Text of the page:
Steve Hinczynski / mediadrumworld.com

Shark Human Face Off

By Rebecca Drew

INCREDIBLE underwater images show the moment a group of divers came face-to-face with a 13-foot-long Tiger shark on the ocean floor.

Mike Coots with a tiger shark. Steve Hinczynski / mediadrumworld.com
Mike Coots with a tiger shark.
Steve Hinczynski / mediadrumworld.com

The spectacular sequence shows the divers reaching out and even petting the 1,000-pound predators as the inquisitive beasts happily pose for the camera. Other pictures show the sharks appearing to swim with the divers as they move towards the water’s surface.

Steve Hinczynski / mediadrumworld.com
Steve Hinczynski / mediadrumworld.com

The stunning photographs were taken at Tiger Beach, Grand Bahama by photographer, Steve Hinczynski (49) from Venice, Florida, USA. To take his images Steve used a Canon 7D Mark II camera equipped with Ikelite underwater housing.

Steve Hinczynski / mediadrumworld.com
Steve Hinczynski / mediadrumworld.com

“This particular shark diving expedition was a last-minute decision,” said Steve.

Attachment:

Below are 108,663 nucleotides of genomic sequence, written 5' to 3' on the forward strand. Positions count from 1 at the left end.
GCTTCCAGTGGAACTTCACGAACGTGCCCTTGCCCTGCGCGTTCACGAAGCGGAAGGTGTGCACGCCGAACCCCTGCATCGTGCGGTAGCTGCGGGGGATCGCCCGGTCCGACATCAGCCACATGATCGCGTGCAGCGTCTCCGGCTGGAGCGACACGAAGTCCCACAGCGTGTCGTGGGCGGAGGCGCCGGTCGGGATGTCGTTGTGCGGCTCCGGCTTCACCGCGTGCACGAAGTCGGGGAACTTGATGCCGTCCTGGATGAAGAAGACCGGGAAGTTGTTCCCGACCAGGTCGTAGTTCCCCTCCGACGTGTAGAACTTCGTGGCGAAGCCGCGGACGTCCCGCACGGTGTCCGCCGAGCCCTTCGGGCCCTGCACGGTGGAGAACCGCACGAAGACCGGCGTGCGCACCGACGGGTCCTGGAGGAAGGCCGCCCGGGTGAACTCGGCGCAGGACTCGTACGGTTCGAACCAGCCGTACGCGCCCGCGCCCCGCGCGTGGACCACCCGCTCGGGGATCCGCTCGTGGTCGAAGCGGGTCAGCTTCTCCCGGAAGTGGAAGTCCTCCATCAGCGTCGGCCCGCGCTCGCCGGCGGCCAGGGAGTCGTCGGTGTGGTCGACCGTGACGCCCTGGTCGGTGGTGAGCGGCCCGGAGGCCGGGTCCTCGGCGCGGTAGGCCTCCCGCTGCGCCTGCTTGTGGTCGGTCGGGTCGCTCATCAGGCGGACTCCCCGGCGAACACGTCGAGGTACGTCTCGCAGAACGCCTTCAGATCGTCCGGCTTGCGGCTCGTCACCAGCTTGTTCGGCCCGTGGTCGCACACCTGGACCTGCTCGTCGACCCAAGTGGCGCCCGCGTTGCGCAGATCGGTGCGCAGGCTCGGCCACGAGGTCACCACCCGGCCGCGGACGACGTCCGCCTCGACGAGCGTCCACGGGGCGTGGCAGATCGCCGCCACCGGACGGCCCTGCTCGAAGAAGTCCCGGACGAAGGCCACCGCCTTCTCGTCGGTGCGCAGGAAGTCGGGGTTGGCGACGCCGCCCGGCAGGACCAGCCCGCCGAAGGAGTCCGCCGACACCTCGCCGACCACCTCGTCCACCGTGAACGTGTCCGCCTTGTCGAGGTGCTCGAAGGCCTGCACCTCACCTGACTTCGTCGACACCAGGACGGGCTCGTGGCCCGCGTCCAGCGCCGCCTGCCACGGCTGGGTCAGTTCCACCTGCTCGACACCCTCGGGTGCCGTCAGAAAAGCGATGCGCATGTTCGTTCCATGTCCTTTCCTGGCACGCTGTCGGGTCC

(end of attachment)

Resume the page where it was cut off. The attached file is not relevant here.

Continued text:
“I’ve been on numerous shark expeditions before but what made this one different was we would have a first timer with us; this would be his first-time diving with big sharks without a cage.

“That by itself isn’t uncommon but several years ago, he had been bitten by a Tiger shark while body boarding and lost his lower leg.

“While this may generate hatred in some people, he became an advocate for saving sharks, not killing them and I thought how could you not want to be in the water to share that experience.”

Steve Hinczynski / mediadrumworld.com
Steve Hinczynski / mediadrumworld.com

Mike Coots who is pictured in the images lost his leg in October 1997 after a terrifying tiger shark attack whilst surfing.

Steve Hinczynski / mediadrumworld.com
Steve Hinczynski / mediadrumworld.com

Like Mike, Steve said that he wants to show people that sharks aren’t mindless killers and that they need protection.

Steve Hinczynski / mediadrumworld.com
Steve Hinczynski / mediadrumworld.com

“As I learned more and more about the ocean, I realised that there may come a day where I would never see another shark alive in the ocean,” added Steve.

“Many sharks are in danger of becoming extinct and the passion turned into a mission.

“I want to do whatever I can to try to save sharks and dispel media driven hype that sharks are mindless killers.

“We need to be respectful of what they are capable of but we shouldn’t be fearful of them; we can all share their waters.

“There’s an incredible feeling of acceptance when they start swimming next to you.

“They are actually quite cautious and fearful of us. We are strangers to them and something to be wary of.

“It takes time to build a relationship with them and earn their trust but once that happens it becomes magical.”

LEAVE A REPLY